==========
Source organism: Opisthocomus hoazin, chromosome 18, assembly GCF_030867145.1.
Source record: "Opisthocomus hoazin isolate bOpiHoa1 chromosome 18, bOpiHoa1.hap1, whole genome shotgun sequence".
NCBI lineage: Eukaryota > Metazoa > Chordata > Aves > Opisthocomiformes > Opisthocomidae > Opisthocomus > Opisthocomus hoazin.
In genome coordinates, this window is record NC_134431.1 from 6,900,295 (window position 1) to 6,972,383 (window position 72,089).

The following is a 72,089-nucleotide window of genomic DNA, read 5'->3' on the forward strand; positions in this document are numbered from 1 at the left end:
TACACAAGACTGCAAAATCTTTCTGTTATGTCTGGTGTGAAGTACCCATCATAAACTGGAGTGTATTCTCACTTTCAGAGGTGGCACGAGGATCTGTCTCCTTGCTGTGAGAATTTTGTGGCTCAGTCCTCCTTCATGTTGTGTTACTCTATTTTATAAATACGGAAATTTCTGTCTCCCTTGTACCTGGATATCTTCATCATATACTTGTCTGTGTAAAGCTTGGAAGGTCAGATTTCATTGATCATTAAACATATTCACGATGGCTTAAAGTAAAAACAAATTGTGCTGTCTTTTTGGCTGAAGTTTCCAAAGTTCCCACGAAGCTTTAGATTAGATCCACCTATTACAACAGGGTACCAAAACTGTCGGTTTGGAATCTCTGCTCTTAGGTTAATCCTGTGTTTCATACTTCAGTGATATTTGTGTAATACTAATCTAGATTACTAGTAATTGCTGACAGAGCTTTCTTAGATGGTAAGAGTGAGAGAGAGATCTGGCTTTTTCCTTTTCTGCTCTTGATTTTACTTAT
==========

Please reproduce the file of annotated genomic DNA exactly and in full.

Source organism: Opisthocomus hoazin, chromosome 18, assembly GCF_030867145.1.
Source record: "Opisthocomus hoazin isolate bOpiHoa1 chromosome 18, bOpiHoa1.hap1, whole genome shotgun sequence".
NCBI lineage: Eukaryota > Metazoa > Chordata > Aves > Opisthocomiformes > Opisthocomidae > Opisthocomus > Opisthocomus hoazin.
In genome coordinates, this window is record NC_134431.1 from 6,900,295 (window position 1) to 6,972,383 (window position 72,089).

The following is a 72,089-nucleotide window of genomic DNA, read 5'->3' on the forward strand; positions in this document are numbered from 1 at the left end:
TACACAAGACTGCAAAATCTTTCTGTTATGTCTGGTGTGAAGTACCCATCATAAACTGGAGTGTATTCTCACTTTCAGAGGTGGCACGAGGATCTGTCTCCTTGCTGTGAGAATTTTGTGGCTCAGTCCTCCTTCATGTTGTGTTACTCTATTTTATAAATACGGAAATTTCTGTCTCCCTTGTACCTGGATATCTTCATCATATACTTGTCTGTGTAAAGCTTGGAAGGTCAGATTTCATTGATCATTAAACATATTCACGATGGCTTAAAGTAAAAACAAATTGTGCTGTCTTTTTGGCTGAAGTTTCCAAAGTTCCCACGAAGCTTTAGATTAGATCCACCTATTACAACAGGGTACCAAAACTGTCGGTTTGGAATCTCTGCTCTTAGGTTAATCCTGTGTTTCATACTTCAGTGATATTTGTGTAATACTAATCTAGATTACTAGTAATTGCTGACAGAGCTTTCTTAGATGGTAAGAGTGAGAGAGAGATCTGGCTTTTTCCTTTTCTGCTCTTGATTTTACTTAT